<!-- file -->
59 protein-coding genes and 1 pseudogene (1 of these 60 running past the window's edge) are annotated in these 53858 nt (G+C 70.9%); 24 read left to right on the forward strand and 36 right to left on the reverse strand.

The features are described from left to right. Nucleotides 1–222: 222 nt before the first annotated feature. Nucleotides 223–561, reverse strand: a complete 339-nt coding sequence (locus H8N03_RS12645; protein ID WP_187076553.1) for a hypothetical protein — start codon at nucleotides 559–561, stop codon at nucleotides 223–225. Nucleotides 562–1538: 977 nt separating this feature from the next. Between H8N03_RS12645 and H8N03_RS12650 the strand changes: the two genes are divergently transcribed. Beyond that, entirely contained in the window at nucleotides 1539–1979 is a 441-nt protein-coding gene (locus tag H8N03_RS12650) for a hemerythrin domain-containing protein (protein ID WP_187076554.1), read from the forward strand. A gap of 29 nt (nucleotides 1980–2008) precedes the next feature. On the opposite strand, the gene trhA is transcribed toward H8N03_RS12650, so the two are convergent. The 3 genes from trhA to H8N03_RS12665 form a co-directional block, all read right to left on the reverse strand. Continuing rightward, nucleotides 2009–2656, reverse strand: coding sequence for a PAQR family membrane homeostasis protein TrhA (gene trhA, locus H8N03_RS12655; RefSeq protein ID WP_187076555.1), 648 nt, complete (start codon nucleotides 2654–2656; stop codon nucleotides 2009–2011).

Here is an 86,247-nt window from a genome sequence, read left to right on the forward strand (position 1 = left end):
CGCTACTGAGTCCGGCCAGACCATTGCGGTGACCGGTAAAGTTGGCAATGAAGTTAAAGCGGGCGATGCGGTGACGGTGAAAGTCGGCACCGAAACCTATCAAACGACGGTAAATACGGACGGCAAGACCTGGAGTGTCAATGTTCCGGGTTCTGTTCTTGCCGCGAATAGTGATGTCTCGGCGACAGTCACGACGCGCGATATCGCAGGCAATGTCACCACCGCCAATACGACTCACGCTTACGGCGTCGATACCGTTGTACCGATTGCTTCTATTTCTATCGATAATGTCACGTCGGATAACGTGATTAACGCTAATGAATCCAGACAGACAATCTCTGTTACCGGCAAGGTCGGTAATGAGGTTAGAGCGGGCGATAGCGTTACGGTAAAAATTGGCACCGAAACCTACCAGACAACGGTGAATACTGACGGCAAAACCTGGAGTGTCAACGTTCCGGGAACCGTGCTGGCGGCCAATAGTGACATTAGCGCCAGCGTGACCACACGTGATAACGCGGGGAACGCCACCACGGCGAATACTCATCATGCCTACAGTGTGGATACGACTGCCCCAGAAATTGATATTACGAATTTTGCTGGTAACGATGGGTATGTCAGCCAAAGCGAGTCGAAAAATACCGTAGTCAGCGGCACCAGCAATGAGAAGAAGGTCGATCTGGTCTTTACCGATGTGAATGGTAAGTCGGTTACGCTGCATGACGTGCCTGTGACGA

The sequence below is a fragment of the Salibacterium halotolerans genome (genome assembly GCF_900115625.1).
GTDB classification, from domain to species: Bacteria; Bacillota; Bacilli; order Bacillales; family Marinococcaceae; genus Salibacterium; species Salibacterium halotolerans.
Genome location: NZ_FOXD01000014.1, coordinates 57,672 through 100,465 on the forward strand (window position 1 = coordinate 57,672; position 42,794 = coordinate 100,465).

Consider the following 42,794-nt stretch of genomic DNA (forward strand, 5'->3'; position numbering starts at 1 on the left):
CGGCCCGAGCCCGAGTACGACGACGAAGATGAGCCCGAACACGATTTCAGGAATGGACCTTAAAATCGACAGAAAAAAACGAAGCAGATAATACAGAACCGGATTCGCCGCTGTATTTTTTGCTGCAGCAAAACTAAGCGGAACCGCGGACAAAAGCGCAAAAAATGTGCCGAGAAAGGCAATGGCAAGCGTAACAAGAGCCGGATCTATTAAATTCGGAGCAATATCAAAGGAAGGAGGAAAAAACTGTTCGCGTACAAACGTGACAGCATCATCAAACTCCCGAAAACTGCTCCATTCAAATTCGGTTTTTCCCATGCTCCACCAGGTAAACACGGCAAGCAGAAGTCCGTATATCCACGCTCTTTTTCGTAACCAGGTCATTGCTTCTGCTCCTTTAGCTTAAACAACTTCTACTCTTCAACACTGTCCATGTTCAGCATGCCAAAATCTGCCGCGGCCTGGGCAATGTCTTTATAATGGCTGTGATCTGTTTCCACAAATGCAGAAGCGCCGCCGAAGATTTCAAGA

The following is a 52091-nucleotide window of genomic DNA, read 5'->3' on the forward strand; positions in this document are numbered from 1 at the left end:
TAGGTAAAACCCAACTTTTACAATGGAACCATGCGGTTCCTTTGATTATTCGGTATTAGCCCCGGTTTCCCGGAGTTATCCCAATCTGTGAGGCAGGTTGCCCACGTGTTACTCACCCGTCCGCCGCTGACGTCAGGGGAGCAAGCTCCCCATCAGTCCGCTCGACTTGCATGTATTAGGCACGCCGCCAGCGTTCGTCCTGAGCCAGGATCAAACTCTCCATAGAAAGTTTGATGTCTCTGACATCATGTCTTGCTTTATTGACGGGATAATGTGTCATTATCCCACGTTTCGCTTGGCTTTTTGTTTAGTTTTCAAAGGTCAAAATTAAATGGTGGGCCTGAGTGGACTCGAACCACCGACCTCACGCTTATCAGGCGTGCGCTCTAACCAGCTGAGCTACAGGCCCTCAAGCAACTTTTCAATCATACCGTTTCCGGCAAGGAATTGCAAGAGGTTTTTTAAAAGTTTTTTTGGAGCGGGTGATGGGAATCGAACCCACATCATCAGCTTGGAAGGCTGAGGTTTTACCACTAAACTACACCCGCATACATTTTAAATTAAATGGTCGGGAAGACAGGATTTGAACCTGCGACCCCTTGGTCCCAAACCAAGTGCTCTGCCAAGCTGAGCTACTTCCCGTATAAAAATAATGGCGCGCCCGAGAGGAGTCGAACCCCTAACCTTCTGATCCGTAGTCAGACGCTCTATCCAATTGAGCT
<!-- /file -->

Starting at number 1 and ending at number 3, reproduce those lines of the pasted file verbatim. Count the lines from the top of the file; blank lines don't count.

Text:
59 protein-coding genes and 1 pseudogene (1 of these 60 running past the window's edge) are annotated in these 53858 nt (G+C 70.9%); 24 read left to right on the forward strand and 36 right to left on the reverse strand.

The features are described from left to right. Nucleotides 1–222: 222 nt before the first annotated feature. Nucleotides 223–561, reverse strand: a complete 339-nt coding sequence (locus H8N03_RS12645; protein ID WP_187076553.1) for a hypothetical protein — start codon at nucleotides 559–561, stop codon at nucleotides 223–225. Nucleotides 562–1538: 977 nt separating this feature from the next. Between H8N03_RS12645 and H8N03_RS12650 the strand changes: the two genes are divergently transcribed. Beyond that, entirely contained in the window at nucleotides 1539–1979 is a 441-nt protein-coding gene (locus tag H8N03_RS12650) for a hemerythrin domain-containing protein (protein ID WP_187076554.1), read from the forward strand. A gap of 29 nt (nucleotides 1980–2008) precedes the next feature. On the opposite strand, the gene trhA is transcribed toward H8N03_RS12650, so the two are convergent. The 3 genes from trhA to H8N03_RS12665 form a co-directional block, all read right to left on the reverse strand. Continuing rightward, nucleotides 2009–2656, reverse strand: coding sequence for a PAQR family membrane homeostasis protein TrhA (gene trhA, locus H8N03_RS12655; RefSeq protein ID WP_187076555.1), 648 nt, complete (start codon nucleotides 2654–2656; stop codon nucleotides 2009–2011).

Here is an 86,247-nt window from a genome sequence, read left to right on the forward strand (position 1 = left end):